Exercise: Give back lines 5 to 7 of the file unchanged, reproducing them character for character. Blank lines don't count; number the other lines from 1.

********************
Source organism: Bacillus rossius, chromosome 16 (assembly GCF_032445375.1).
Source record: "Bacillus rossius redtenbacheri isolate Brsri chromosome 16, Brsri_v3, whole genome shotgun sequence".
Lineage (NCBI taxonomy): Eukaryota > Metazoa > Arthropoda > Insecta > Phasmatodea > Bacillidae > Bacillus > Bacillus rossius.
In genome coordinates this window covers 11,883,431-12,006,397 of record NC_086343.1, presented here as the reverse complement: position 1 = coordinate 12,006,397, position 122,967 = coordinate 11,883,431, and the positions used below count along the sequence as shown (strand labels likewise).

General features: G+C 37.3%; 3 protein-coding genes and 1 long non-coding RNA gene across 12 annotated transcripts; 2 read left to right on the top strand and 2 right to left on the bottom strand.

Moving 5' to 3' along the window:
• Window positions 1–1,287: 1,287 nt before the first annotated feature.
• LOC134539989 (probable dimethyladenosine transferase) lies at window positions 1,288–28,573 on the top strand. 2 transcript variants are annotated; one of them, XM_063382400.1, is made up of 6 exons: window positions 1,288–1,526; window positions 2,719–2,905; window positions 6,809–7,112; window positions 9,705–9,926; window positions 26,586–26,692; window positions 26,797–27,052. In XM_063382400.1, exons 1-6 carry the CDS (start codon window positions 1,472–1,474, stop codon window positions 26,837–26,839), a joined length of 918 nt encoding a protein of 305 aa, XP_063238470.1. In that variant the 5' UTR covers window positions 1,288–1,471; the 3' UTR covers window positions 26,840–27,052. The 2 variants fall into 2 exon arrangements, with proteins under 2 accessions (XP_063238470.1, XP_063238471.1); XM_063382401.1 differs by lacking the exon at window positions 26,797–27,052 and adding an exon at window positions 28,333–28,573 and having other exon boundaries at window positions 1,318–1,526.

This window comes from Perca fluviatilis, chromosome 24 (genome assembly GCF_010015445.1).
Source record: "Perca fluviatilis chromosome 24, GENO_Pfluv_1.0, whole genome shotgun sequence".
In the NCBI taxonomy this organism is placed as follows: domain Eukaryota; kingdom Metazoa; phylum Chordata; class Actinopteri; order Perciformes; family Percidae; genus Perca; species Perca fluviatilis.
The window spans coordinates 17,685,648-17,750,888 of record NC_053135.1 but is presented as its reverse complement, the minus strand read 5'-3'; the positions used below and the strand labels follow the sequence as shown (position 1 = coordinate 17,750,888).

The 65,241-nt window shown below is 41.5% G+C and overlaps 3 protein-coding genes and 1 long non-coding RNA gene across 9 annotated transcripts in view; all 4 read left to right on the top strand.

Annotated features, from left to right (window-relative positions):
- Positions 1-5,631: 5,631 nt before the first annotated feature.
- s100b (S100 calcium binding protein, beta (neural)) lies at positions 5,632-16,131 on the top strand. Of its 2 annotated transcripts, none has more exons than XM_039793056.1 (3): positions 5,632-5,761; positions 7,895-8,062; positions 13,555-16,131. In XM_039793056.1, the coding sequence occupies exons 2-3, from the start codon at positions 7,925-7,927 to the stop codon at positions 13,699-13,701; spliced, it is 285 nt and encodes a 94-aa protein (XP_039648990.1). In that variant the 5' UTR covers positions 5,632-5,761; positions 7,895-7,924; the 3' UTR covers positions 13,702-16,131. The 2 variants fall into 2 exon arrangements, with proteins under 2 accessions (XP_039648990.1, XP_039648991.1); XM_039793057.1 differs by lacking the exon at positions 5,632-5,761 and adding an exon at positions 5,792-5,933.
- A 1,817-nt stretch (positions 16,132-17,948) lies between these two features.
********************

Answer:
General features: G+C 37.3%; 3 protein-coding genes and 1 long non-coding RNA gene across 12 annotated transcripts; 2 read left to right on the top strand and 2 right to left on the bottom strand.

Moving 5' to 3' along the window:
• Window positions 1–1,287: 1,287 nt before the first annotated feature.